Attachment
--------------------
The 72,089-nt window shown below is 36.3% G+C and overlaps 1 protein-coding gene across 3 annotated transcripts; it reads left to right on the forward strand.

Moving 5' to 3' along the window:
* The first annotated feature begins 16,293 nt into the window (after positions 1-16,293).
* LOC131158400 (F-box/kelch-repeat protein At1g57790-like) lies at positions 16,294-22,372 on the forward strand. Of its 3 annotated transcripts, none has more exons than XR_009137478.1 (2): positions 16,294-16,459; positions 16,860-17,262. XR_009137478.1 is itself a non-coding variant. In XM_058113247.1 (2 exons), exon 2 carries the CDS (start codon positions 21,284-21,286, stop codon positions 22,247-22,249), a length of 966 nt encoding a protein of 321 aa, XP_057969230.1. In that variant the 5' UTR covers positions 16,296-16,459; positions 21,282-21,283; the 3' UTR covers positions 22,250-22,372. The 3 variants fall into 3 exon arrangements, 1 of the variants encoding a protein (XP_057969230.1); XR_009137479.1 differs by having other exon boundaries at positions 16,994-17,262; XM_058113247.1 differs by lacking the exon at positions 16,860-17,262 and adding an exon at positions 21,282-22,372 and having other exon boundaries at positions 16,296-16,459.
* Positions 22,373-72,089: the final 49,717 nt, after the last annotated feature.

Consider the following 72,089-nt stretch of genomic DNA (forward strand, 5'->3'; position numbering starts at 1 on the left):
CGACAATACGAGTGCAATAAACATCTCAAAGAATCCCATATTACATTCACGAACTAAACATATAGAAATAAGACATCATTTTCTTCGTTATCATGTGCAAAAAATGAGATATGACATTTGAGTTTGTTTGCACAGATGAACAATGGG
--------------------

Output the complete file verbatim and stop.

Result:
The 72,089-nt window shown below is 36.3% G+C and overlaps 1 protein-coding gene across 3 annotated transcripts; it reads left to right on the forward strand.

Moving 5' to 3' along the window:
* The first annotated feature begins 16,293 nt into the window (after positions 1-16,293).
* LOC131158400 (F-box/kelch-repeat protein At1g57790-like) lies at positions 16,294-22,372 on the forward strand. Of its 3 annotated transcripts, none has more exons than XR_009137478.1 (2): positions 16,294-16,459; positions 16,860-17,262. XR_009137478.1 is itself a non-coding variant. In XM_058113247.1 (2 exons), exon 2 carries the CDS (start codon positions 21,284-21,286, stop codon positions 22,247-22,249), a length of 966 nt encoding a protein of 321 aa, XP_057969230.1. In that variant the 5' UTR covers positions 16,296-16,459; positions 21,282-21,283; the 3' UTR covers positions 22,250-22,372. The 3 variants fall into 3 exon arrangements, 1 of the variants encoding a protein (XP_057969230.1); XR_009137479.1 differs by having other exon boundaries at positions 16,994-17,262; XM_058113247.1 differs by lacking the exon at positions 16,860-17,262 and adding an exon at positions 21,282-22,372 and having other exon boundaries at positions 16,296-16,459.
* Positions 22,373-72,089: the final 49,717 nt, after the last annotated feature.

Consider the following 72,089-nt stretch of genomic DNA (forward strand, 5'->3'; position numbering starts at 1 on the left):
CGACAATACGAGTGCAATAAACATCTCAAAGAATCCCATATTACATTCACGAACTAAACATATAGAAATAAGACATCATTTTCTTCGTTATCATGTGCAAAAAATGAGATATGACATTTGAGTTTGTTTGCACAGATGAACAATGGG